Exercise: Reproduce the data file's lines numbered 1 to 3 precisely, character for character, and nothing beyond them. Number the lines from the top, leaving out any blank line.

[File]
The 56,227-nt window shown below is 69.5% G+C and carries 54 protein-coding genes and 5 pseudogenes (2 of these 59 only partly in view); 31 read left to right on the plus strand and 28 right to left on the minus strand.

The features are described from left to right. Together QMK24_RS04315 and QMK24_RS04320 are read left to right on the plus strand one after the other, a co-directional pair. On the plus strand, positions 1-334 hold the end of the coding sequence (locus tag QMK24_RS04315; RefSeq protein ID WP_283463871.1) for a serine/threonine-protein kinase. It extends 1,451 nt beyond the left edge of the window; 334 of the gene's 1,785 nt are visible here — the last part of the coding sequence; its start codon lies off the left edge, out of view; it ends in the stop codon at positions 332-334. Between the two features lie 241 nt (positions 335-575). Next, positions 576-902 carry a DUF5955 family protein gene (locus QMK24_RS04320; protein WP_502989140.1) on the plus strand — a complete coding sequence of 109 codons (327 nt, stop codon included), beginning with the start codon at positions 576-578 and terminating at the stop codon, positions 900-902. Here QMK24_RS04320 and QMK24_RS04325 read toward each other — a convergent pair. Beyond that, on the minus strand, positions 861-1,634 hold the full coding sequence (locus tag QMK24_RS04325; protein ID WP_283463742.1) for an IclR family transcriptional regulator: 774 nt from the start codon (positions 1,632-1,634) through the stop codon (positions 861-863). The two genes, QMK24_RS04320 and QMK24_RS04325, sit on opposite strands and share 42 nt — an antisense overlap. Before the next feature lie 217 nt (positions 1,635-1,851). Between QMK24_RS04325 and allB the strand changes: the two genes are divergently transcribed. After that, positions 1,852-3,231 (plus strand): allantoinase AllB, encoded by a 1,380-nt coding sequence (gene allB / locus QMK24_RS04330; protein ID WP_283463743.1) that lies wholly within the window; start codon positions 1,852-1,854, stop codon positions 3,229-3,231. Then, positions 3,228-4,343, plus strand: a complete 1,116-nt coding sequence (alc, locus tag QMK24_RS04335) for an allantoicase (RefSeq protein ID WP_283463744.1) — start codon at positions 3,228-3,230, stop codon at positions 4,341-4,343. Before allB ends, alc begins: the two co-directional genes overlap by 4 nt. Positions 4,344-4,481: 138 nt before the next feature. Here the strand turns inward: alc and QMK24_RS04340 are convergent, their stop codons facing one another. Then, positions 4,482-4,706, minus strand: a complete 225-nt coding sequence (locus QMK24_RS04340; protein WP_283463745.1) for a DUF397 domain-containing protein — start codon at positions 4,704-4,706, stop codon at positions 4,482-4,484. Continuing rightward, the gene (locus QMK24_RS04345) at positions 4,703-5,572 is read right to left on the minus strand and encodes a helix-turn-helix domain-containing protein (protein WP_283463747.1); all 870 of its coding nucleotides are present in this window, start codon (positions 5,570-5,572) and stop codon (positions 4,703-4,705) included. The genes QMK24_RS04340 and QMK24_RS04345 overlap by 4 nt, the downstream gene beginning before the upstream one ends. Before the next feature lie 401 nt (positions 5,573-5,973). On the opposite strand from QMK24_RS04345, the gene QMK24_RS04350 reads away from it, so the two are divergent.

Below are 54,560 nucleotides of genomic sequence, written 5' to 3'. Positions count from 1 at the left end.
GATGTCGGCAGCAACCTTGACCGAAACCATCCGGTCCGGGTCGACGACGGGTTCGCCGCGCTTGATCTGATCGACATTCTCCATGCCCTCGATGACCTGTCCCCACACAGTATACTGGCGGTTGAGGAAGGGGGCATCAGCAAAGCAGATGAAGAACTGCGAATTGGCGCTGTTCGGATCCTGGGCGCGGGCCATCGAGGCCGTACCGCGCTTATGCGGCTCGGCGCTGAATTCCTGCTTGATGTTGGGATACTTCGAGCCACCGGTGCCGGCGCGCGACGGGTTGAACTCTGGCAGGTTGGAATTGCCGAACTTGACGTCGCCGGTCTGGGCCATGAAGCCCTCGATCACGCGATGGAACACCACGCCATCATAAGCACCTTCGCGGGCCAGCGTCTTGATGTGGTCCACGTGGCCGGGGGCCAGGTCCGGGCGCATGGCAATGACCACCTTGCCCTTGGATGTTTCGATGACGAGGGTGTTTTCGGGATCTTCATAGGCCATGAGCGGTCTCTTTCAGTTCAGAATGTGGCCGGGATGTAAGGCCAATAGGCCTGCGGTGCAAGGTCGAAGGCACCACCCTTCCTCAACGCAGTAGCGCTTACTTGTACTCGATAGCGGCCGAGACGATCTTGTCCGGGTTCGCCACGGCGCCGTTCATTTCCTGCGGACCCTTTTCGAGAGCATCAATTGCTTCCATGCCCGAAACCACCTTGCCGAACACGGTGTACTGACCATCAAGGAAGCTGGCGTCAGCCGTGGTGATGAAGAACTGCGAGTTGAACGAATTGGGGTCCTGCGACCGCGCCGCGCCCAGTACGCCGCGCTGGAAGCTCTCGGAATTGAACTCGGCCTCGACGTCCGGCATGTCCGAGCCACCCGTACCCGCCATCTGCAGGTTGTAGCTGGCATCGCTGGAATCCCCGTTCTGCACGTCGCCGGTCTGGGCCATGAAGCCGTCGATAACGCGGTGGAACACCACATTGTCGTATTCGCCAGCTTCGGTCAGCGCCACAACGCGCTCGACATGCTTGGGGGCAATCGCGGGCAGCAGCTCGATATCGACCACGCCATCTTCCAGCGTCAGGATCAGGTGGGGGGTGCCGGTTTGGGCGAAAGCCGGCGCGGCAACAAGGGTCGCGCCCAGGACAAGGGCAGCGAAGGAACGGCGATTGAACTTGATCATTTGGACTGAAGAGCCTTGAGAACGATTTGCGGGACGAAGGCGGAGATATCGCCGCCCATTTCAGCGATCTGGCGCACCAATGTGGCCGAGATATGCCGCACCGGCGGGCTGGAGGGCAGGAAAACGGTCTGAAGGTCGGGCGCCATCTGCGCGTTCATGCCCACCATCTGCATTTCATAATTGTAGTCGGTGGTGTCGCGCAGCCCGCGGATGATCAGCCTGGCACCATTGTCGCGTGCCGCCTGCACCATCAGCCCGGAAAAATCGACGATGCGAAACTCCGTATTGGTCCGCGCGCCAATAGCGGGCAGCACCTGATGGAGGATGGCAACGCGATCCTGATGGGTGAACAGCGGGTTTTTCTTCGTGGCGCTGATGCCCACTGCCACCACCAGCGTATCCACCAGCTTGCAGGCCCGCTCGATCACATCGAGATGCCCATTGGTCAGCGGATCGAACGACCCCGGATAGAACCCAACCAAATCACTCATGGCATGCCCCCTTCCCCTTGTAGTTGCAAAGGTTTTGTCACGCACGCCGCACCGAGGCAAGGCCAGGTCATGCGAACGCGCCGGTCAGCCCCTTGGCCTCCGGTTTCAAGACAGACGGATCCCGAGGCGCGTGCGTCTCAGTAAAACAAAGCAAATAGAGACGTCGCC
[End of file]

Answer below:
The 56,227-nt window shown below is 69.5% G+C and carries 54 protein-coding genes and 5 pseudogenes (2 of these 59 only partly in view); 31 read left to right on the plus strand and 28 right to left on the minus strand.

The features are described from left to right. Together QMK24_RS04315 and QMK24_RS04320 are read left to right on the plus strand one after the other, a co-directional pair. On the plus strand, positions 1-334 hold the end of the coding sequence (locus tag QMK24_RS04315; RefSeq protein ID WP_283463871.1) for a serine/threonine-protein kinase. It extends 1,451 nt beyond the left edge of the window; 334 of the gene's 1,785 nt are visible here — the last part of the coding sequence; its start codon lies off the left edge, out of view; it ends in the stop codon at positions 332-334. Between the two features lie 241 nt (positions 335-575). Next, positions 576-902 carry a DUF5955 family protein gene (locus QMK24_RS04320; protein WP_502989140.1) on the plus strand — a complete coding sequence of 109 codons (327 nt, stop codon included), beginning with the start codon at positions 576-578 and terminating at the stop codon, positions 900-902. Here QMK24_RS04320 and QMK24_RS04325 read toward each other — a convergent pair. Beyond that, on the minus strand, positions 861-1,634 hold the full coding sequence (locus tag QMK24_RS04325; protein ID WP_283463742.1) for an IclR family transcriptional regulator: 774 nt from the start codon (positions 1,632-1,634) through the stop codon (positions 861-863). The two genes, QMK24_RS04320 and QMK24_RS04325, sit on opposite strands and share 42 nt — an antisense overlap. Before the next feature lie 217 nt (positions 1,635-1,851). Between QMK24_RS04325 and allB the strand changes: the two genes are divergently transcribed. After that, positions 1,852-3,231 (plus strand): allantoinase AllB, encoded by a 1,380-nt coding sequence (gene allB / locus QMK24_RS04330; protein ID WP_283463743.1) that lies wholly within the window; start codon positions 1,852-1,854, stop codon positions 3,229-3,231. Then, positions 3,228-4,343, plus strand: a complete 1,116-nt coding sequence (alc, locus tag QMK24_RS04335) for an allantoicase (RefSeq protein ID WP_283463744.1) — start codon at positions 3,228-3,230, stop codon at positions 4,341-4,343. Before allB ends, alc begins: the two co-directional genes overlap by 4 nt. Positions 4,344-4,481: 138 nt before the next feature. Here the strand turns inward: alc and QMK24_RS04340 are convergent, their stop codons facing one another. Then, positions 4,482-4,706, minus strand: a complete 225-nt coding sequence (locus QMK24_RS04340; protein WP_283463745.1) for a DUF397 domain-containing protein — start codon at positions 4,704-4,706, stop codon at positions 4,482-4,484. Continuing rightward, the gene (locus QMK24_RS04345) at positions 4,703-5,572 is read right to left on the minus strand and encodes a helix-turn-helix domain-containing protein (protein WP_283463747.1); all 870 of its coding nucleotides are present in this window, start codon (positions 5,570-5,572) and stop codon (positions 4,703-4,705) included. The genes QMK24_RS04340 and QMK24_RS04345 overlap by 4 nt, the downstream gene beginning before the upstream one ends. Before the next feature lie 401 nt (positions 5,573-5,973). On the opposite strand from QMK24_RS04345, the gene QMK24_RS04350 reads away from it, so the two are divergent.

Below are 54,560 nucleotides of genomic sequence, written 5' to 3'. Positions count from 1 at the left end.